How we perceive something is often relative to our starting point. For instance, people who became fans when Elvis first rose to fame in the mid-1950s often view him differently than those who became fans after his comeback of 1968 or his death in 1977.
Many of those earliest fans seem to favor the 1950s recordings. That is, after all, how they first discovered Elvis. Being the rebel that she is, my mom is actually an exception to that generalization. She became an Elvis fan in 1956, but she definitely favors his 1968-1977 recordings – often to the exclusion of anything else.
I’ve mentioned before that the first Elvis record I can remember listening to is “My Way” backed with “America, The Beautiful,” recorded live in 1977 and 1975 respectively. I had definitely heard Elvis music before that record came out, but those are the earliest specific songs I can remember.
After that, the next major Elvis recording in my life was a cassette tape of 1972’s As Recorded At Madison Square Garden. My mom played that tape just about every time we went for a car ride in the early-to-mid-1980s. It may still hold the record as the concert I’ve heard most often.
She would always crank it up when certain songs came on, especially “Suspicious Minds.” She still does that, in fact. If you are ever in Richmond and a car drives past you blaring Elvis, it is far more likely to be my mom than me behind the wheel.
Eventually, the Madison Square Garden tape began to wear thin. She next switched to a tape copy of the 1977 album Elvis In Concert. Though it lost a few points for not including “Suspicious Minds,” she played that one almost as much as she did Madison Square Garden.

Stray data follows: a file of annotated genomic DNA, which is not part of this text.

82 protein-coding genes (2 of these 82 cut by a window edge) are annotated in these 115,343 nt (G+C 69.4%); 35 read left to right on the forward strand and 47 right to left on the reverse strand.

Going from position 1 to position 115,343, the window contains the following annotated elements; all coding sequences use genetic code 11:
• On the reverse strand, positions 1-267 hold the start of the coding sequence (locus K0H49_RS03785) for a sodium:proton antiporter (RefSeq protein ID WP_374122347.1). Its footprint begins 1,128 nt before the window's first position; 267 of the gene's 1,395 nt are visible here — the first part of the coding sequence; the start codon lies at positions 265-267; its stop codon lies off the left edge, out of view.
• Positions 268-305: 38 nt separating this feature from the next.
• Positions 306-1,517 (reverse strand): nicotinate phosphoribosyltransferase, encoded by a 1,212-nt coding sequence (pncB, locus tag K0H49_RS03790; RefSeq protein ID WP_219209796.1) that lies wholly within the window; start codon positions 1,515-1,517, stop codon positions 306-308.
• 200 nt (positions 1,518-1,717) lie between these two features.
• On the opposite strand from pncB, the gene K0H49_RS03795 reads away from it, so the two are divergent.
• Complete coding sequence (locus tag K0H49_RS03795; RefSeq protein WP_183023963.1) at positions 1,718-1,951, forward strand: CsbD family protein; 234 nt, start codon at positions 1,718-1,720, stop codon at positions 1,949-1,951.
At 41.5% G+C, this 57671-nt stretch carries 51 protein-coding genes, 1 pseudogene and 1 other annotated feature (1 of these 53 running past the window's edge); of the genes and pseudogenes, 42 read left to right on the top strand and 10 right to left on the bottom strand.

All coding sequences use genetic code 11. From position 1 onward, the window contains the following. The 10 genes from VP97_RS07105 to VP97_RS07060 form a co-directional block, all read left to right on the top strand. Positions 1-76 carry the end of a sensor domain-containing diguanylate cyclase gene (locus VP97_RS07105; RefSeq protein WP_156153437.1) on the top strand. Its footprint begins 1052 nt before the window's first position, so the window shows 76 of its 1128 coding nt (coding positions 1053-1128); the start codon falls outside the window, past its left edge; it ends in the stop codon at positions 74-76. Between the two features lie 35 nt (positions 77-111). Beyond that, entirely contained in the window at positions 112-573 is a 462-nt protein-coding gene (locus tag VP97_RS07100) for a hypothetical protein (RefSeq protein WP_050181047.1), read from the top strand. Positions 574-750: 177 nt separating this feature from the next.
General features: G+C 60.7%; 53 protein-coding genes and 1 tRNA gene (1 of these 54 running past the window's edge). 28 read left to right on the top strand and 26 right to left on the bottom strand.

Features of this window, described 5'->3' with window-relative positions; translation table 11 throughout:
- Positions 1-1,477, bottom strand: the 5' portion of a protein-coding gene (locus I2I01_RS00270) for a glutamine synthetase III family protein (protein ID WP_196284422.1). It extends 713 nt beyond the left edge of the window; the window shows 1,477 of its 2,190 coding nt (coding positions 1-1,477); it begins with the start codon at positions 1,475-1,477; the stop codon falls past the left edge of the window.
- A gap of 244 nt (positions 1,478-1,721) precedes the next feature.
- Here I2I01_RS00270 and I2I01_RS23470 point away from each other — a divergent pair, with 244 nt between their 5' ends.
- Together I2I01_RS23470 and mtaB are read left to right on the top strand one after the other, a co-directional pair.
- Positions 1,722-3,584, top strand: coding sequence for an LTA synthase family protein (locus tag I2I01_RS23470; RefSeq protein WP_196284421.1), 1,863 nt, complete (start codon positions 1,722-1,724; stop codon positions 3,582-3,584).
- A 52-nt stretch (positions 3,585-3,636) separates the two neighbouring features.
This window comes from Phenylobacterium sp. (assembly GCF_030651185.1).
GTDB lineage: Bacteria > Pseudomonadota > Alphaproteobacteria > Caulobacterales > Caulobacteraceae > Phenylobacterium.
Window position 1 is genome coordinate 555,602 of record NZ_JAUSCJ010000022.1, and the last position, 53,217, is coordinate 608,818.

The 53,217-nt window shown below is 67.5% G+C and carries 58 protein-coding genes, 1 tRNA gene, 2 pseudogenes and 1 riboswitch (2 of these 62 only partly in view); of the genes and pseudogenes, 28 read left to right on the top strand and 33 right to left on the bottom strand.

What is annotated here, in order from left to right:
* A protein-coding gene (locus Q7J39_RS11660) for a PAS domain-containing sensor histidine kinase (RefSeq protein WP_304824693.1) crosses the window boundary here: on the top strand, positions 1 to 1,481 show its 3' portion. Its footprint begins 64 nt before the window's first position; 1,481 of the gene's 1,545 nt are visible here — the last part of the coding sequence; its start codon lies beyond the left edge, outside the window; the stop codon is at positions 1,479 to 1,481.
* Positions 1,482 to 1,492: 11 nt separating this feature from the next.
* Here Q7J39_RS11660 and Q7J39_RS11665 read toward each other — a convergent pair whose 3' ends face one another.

For the longest time, other than the occasional radio song or record album that my family played around the house, those two live concerts tapes were Elvis to me.
Eventually, I started to collect my own albums. One of the first ones I acquired was Elvis’ Golden Records, which compiles some of his hits from 1956 and 1957.
Keeping in mind that my perception of most of them was based almost entirely on As Recorded At Madison Square Garden and Elvis In Concert, I was sure in for a shock when I played the original studio versions of some of the songs from those live albums:
- Hound Dog
- All Shook Up
- Heartbreak Hotel
- Jailhouse Rock
- Love Me
- Don’t Be Cruel
- Teddy Bear
- Love Me Tender
Though I loved the overall sound of the record, many of the songs initially seemed “off” to me. I began to think of them as the “slow versions.” It took years for my perception of those songs to change.
While I came to love and appreciate the 1950s material, I am glad that my Elvis journey started like it did. I believe it allowed me to be much more sympathetic towards his later years than I otherwise might have been.
Besides, I wouldn’t trade those memories for anything. Thanks, Mom. Keep cranking it up!